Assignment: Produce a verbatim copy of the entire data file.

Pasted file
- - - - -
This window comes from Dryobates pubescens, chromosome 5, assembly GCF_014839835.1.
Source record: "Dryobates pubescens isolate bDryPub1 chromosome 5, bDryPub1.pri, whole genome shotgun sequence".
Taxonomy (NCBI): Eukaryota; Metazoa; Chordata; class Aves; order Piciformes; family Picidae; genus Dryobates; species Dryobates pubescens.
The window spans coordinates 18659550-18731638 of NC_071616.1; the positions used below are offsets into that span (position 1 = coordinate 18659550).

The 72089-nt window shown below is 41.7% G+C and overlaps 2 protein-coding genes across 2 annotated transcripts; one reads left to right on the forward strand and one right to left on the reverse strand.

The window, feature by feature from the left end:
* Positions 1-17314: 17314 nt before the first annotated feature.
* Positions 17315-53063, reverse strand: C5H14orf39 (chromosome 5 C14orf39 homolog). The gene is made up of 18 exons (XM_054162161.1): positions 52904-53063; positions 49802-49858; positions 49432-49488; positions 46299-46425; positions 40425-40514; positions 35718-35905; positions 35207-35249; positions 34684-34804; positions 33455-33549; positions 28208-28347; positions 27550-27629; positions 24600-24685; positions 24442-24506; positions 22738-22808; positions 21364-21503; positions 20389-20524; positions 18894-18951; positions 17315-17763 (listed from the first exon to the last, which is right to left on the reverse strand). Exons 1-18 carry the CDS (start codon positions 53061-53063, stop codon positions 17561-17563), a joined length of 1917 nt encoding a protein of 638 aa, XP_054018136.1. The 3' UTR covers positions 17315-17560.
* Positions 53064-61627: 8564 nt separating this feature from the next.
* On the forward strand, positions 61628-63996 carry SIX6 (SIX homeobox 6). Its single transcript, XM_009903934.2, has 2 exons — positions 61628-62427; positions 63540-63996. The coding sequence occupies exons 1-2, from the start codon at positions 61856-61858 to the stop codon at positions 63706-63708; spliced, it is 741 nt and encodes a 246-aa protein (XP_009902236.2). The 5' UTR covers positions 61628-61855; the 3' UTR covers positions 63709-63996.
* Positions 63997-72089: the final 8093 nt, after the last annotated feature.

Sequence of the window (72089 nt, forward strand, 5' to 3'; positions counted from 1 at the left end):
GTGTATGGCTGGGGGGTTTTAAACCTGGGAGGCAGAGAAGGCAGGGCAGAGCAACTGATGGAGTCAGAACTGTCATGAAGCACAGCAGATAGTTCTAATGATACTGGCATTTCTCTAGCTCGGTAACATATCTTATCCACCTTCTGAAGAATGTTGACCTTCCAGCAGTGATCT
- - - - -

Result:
This window comes from Dryobates pubescens, chromosome 5, assembly GCF_014839835.1.
Source record: "Dryobates pubescens isolate bDryPub1 chromosome 5, bDryPub1.pri, whole genome shotgun sequence".
Taxonomy (NCBI): Eukaryota; Metazoa; Chordata; class Aves; order Piciformes; family Picidae; genus Dryobates; species Dryobates pubescens.
The window spans coordinates 18659550-18731638 of NC_071616.1; the positions used below are offsets into that span (position 1 = coordinate 18659550).

The 72089-nt window shown below is 41.7% G+C and overlaps 2 protein-coding genes across 2 annotated transcripts; one reads left to right on the forward strand and one right to left on the reverse strand.

The window, feature by feature from the left end:
* Positions 1-17314: 17314 nt before the first annotated feature.
* Positions 17315-53063, reverse strand: C5H14orf39 (chromosome 5 C14orf39 homolog). The gene is made up of 18 exons (XM_054162161.1): positions 52904-53063; positions 49802-49858; positions 49432-49488; positions 46299-46425; positions 40425-40514; positions 35718-35905; positions 35207-35249; positions 34684-34804; positions 33455-33549; positions 28208-28347; positions 27550-27629; positions 24600-24685; positions 24442-24506; positions 22738-22808; positions 21364-21503; positions 20389-20524; positions 18894-18951; positions 17315-17763 (listed from the first exon to the last, which is right to left on the reverse strand). Exons 1-18 carry the CDS (start codon positions 53061-53063, stop codon positions 17561-17563), a joined length of 1917 nt encoding a protein of 638 aa, XP_054018136.1. The 3' UTR covers positions 17315-17560.
* Positions 53064-61627: 8564 nt separating this feature from the next.
* On the forward strand, positions 61628-63996 carry SIX6 (SIX homeobox 6). Its single transcript, XM_009903934.2, has 2 exons — positions 61628-62427; positions 63540-63996. The coding sequence occupies exons 1-2, from the start codon at positions 61856-61858 to the stop codon at positions 63706-63708; spliced, it is 741 nt and encodes a 246-aa protein (XP_009902236.2). The 5' UTR covers positions 61628-61855; the 3' UTR covers positions 63709-63996.
* Positions 63997-72089: the final 8093 nt, after the last annotated feature.

Sequence of the window (72089 nt, forward strand, 5' to 3'; positions counted from 1 at the left end):
GTGTATGGCTGGGGGGTTTTAAACCTGGGAGGCAGAGAAGGCAGGGCAGAGCAACTGATGGAGTCAGAACTGTCATGAAGCACAGCAGATAGTTCTAATGATACTGGCATTTCTCTAGCTCGGTAACATATCTTATCCACCTTCTGAAGAATGTTGACCTTCCAGCAGTGATCT